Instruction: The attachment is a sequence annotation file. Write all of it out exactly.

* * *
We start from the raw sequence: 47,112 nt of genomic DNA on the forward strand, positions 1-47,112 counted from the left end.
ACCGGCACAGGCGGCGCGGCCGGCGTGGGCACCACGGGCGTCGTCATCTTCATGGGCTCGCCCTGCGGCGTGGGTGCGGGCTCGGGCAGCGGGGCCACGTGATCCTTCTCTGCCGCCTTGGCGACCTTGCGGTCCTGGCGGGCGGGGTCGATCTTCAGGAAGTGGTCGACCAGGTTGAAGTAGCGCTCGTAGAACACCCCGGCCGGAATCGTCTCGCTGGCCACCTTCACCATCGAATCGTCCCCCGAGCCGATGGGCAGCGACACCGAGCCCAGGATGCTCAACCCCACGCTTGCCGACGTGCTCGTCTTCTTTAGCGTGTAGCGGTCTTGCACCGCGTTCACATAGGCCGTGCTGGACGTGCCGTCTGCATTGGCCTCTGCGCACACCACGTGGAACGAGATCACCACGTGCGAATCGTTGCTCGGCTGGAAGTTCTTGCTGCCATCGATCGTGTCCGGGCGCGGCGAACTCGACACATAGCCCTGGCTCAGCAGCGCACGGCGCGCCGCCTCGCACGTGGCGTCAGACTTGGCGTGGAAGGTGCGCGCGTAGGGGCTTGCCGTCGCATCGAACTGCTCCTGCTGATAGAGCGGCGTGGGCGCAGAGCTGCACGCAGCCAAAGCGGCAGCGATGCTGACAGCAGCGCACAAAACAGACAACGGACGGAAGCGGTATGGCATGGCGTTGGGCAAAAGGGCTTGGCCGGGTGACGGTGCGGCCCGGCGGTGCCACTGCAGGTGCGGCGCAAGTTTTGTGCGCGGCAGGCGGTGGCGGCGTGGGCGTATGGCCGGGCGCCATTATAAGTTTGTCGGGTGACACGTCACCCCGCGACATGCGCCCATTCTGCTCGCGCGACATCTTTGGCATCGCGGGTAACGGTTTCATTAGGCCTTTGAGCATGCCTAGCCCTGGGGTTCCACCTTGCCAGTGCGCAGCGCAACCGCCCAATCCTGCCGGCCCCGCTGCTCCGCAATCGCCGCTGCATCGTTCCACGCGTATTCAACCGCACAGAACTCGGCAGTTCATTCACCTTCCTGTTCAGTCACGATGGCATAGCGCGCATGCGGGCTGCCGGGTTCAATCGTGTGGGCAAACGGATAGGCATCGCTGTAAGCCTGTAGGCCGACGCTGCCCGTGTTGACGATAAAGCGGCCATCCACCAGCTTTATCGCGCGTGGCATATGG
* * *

We start from the raw sequence: 47,112 nt of genomic DNA on the forward strand, positions 1-47,112 counted from the left end.
ACCGGCACAGGCGGCGCGGCCGGCGTGGGCACCACGGGCGTCGTCATCTTCATGGGCTCGCCCTGCGGCGTGGGTGCGGGCTCGGGCAGCGGGGCCACGTGATCCTTCTCTGCCGCCTTGGCGACCTTGCGGTCCTGGCGGGCGGGGTCGATCTTCAGGAAGTGGTCGACCAGGTTGAAGTAGCGCTCGTAGAACACCCCGGCCGGAATCGTCTCGCTGGCCACCTTCACCATCGAATCGTCCCCCGAGCCGATGGGCAGCGACACCGAGCCCAGGATGCTCAACCCCACGCTTGCCGACGTGCTCGTCTTCTTTAGCGTGTAGCGGTCTTGCACCGCGTTCACATAGGCCGTGCTGGACGTGCCGTCTGCATTGGCCTCTGCGCACACCACGTGGAACGAGATCACCACGTGCGAATCGTTGCTCGGCTGGAAGTTCTTGCTGCCATCGATCGTGTCCGGGCGCGGCGAACTCGACACATAGCCCTGGCTCAGCAGCGCACGGCGCGCCGCCTCGCACGTGGCGTCAGACTTGGCGTGGAAGGTGCGCGCGTAGGGGCTTGCCGTCGCATCGAACTGCTCCTGCTGATAGAGCGGCGTGGGCGCAGAGCTGCACGCAGCCAAAGCGGCAGCGATGCTGACAGCAGCGCACAAAACAGACAACGGACGGAAGCGGTATGGCATGGCGTTGGGCAAAAGGGCTTGGCCGGGTGACGGTGCGGCCCGGCGGTGCCACTGCAGGTGCGGCGCAAGTTTTGTGCGCGGCAGGCGGTGGCGGCGTGGGCGTATGGCCGGGCGCCATTATAAGTTTGTCGGGTGACACGTCACCCCGCGACATGCGCCCATTCTGCTCGCGCGACATCTTTGGCATCGCGGGTAACGGTTTCATTAGGCCTTTGAGCATGCCTAGCCCTGGGGTTCCACCTTGCCAGTGCGCAGCGCAACCGCCCAATCCTGCCGGCCCCGCTGCTCCGCAATCGCCGCTGCATCGTTCCACGCGTATTCAACCGCACAGAACTCGGCAGTTCATTCACCTTCCTGTTCAGTCACGATGGCATAGCGCGCATGCGGGCTGCCGGGTTCAATCGTGTGGGCAAACGGATAGGCATCGCTGTAAGCCTGTAGGCCGACGCTGCCCGTGTTGACGATAAAGCGGCCATCCACCAGCTTTATCGCGCGTGGCATATGG